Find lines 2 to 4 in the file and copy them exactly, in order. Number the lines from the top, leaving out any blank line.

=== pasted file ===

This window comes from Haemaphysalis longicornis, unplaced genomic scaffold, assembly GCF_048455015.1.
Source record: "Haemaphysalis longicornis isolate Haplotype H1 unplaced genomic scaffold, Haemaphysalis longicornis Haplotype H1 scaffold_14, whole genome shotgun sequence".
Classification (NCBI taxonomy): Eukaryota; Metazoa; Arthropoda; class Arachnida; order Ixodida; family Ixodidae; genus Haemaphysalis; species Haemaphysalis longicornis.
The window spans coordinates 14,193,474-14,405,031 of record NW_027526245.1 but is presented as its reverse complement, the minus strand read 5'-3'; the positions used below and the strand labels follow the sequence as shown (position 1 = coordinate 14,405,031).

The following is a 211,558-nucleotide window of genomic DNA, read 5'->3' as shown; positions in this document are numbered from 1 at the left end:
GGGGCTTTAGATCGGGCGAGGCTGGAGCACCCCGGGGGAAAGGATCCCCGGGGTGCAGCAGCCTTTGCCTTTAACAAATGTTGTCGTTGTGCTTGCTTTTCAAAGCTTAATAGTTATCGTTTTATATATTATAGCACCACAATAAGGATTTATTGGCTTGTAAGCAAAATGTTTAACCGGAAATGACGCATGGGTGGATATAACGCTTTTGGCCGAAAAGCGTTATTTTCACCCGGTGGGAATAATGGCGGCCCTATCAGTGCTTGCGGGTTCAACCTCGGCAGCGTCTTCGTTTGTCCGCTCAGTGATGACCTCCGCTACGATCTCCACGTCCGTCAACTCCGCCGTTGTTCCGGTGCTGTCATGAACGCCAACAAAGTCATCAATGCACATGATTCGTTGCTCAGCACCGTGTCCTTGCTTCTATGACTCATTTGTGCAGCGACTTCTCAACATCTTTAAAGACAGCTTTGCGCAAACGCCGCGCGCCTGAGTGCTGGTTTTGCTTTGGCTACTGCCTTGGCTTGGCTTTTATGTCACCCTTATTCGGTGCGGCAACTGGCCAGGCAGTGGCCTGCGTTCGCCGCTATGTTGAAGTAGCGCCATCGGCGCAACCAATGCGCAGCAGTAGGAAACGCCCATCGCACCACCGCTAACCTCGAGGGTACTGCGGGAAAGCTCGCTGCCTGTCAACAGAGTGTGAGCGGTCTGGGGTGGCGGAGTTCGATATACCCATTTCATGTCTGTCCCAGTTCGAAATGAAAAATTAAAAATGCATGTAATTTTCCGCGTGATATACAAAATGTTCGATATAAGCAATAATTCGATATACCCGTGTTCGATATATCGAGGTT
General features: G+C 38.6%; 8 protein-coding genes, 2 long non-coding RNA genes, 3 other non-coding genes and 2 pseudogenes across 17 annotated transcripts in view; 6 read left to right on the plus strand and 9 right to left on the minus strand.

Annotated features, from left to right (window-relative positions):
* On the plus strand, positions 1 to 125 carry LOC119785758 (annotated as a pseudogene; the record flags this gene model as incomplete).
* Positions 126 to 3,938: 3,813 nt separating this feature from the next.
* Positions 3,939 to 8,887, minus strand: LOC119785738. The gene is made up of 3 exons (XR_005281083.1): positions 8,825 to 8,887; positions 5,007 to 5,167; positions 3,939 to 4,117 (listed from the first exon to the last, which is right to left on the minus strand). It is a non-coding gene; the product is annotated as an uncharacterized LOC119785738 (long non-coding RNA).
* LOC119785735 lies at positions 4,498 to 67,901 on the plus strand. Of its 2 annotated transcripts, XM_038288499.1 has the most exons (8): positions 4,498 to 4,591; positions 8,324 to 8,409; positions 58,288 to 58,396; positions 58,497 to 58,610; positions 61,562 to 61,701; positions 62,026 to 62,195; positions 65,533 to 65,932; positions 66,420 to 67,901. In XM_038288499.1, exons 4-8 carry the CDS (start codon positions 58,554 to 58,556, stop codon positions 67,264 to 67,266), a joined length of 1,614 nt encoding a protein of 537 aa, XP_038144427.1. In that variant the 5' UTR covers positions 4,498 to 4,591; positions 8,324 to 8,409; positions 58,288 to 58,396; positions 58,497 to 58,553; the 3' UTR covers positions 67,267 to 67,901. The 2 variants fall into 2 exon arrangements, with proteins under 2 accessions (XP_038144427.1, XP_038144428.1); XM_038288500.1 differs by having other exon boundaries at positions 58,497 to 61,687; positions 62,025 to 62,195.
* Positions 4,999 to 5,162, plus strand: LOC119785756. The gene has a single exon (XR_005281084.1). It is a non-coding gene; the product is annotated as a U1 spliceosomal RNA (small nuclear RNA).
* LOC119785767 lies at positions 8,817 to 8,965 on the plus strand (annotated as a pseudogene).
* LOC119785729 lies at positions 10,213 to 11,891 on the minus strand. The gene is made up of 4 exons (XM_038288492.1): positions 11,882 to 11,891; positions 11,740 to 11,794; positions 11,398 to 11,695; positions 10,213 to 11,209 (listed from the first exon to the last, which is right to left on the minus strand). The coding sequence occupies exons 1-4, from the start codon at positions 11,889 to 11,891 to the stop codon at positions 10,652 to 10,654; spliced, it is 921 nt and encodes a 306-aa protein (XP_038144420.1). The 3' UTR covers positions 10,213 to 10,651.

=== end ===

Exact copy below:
Source record: "Haemaphysalis longicornis isolate Haplotype H1 unplaced genomic scaffold, Haemaphysalis longicornis Haplotype H1 scaffold_14, whole genome shotgun sequence".
Classification (NCBI taxonomy): Eukaryota; Metazoa; Arthropoda; class Arachnida; order Ixodida; family Ixodidae; genus Haemaphysalis; species Haemaphysalis longicornis.
The window spans coordinates 14,193,474-14,405,031 of record NW_027526245.1 but is presented as its reverse complement, the minus strand read 5'-3'; the positions used below and the strand labels follow the sequence as shown (position 1 = coordinate 14,405,031).